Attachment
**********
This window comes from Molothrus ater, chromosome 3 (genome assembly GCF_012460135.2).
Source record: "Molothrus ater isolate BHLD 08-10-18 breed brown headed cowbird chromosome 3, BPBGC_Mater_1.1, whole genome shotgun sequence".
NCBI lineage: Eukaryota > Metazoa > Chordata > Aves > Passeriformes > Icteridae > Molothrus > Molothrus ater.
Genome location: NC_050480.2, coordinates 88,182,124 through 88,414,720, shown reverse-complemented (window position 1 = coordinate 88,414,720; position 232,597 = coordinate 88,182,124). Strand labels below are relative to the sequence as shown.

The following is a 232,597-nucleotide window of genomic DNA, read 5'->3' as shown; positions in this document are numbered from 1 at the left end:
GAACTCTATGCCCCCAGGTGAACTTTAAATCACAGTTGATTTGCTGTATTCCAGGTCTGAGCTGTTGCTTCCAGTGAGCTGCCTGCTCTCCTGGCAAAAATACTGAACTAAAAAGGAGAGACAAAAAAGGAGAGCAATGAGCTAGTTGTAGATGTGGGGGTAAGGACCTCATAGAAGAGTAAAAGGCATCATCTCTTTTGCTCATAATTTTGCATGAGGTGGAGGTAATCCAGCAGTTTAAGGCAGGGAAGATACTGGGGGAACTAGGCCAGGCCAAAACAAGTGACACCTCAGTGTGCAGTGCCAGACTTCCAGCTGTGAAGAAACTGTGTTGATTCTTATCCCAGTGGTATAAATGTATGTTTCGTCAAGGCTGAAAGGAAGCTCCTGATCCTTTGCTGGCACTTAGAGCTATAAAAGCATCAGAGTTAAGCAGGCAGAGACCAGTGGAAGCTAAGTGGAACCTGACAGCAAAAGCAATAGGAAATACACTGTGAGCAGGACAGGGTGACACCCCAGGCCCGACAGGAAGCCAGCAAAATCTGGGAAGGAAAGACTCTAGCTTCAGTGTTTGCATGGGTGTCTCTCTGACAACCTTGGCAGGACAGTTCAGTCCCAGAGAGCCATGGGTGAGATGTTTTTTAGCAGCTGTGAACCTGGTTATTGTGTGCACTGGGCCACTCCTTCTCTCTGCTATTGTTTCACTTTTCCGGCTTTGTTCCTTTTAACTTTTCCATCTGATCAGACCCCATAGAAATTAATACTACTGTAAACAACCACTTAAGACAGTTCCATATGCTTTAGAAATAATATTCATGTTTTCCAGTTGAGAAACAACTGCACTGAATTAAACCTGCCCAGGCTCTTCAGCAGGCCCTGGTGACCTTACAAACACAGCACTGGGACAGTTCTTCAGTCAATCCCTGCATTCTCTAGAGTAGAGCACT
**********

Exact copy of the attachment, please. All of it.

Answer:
This window comes from Molothrus ater, chromosome 3 (genome assembly GCF_012460135.2).
Source record: "Molothrus ater isolate BHLD 08-10-18 breed brown headed cowbird chromosome 3, BPBGC_Mater_1.1, whole genome shotgun sequence".
NCBI lineage: Eukaryota > Metazoa > Chordata > Aves > Passeriformes > Icteridae > Molothrus > Molothrus ater.
Genome location: NC_050480.2, coordinates 88,182,124 through 88,414,720, shown reverse-complemented (window position 1 = coordinate 88,414,720; position 232,597 = coordinate 88,182,124). Strand labels below are relative to the sequence as shown.

The following is a 232,597-nucleotide window of genomic DNA, read 5'->3' as shown; positions in this document are numbered from 1 at the left end:
GAACTCTATGCCCCCAGGTGAACTTTAAATCACAGTTGATTTGCTGTATTCCAGGTCTGAGCTGTTGCTTCCAGTGAGCTGCCTGCTCTCCTGGCAAAAATACTGAACTAAAAAGGAGAGACAAAAAAGGAGAGCAATGAGCTAGTTGTAGATGTGGGGGTAAGGACCTCATAGAAGAGTAAAAGGCATCATCTCTTTTGCTCATAATTTTGCATGAGGTGGAGGTAATCCAGCAGTTTAAGGCAGGGAAGATACTGGGGGAACTAGGCCAGGCCAAAACAAGTGACACCTCAGTGTGCAGTGCCAGACTTCCAGCTGTGAAGAAACTGTGTTGATTCTTATCCCAGTGGTATAAATGTATGTTTCGTCAAGGCTGAAAGGAAGCTCCTGATCCTTTGCTGGCACTTAGAGCTATAAAAGCATCAGAGTTAAGCAGGCAGAGACCAGTGGAAGCTAAGTGGAACCTGACAGCAAAAGCAATAGGAAATACACTGTGAGCAGGACAGGGTGACACCCCAGGCCCGACAGGAAGCCAGCAAAATCTGGGAAGGAAAGACTCTAGCTTCAGTGTTTGCATGGGTGTCTCTCTGACAACCTTGGCAGGACAGTTCAGTCCCAGAGAGCCATGGGTGAGATGTTTTTTAGCAGCTGTGAACCTGGTTATTGTGTGCACTGGGCCACTCCTTCTCTCTGCTATTGTTTCACTTTTCCGGCTTTGTTCCTTTTAACTTTTCCATCTGATCAGACCCCATAGAAATTAATACTACTGTAAACAACCACTTAAGACAGTTCCATATGCTTTAGAAATAATATTCATGTTTTCCAGTTGAGAAACAACTGCACTGAATTAAACCTGCCCAGGCTCTTCAGCAGGCCCTGGTGACCTTACAAACACAGCACTGGGACAGTTCTTCAGTCAATCCCTGCATTCTCTAGAGTAGAGCACT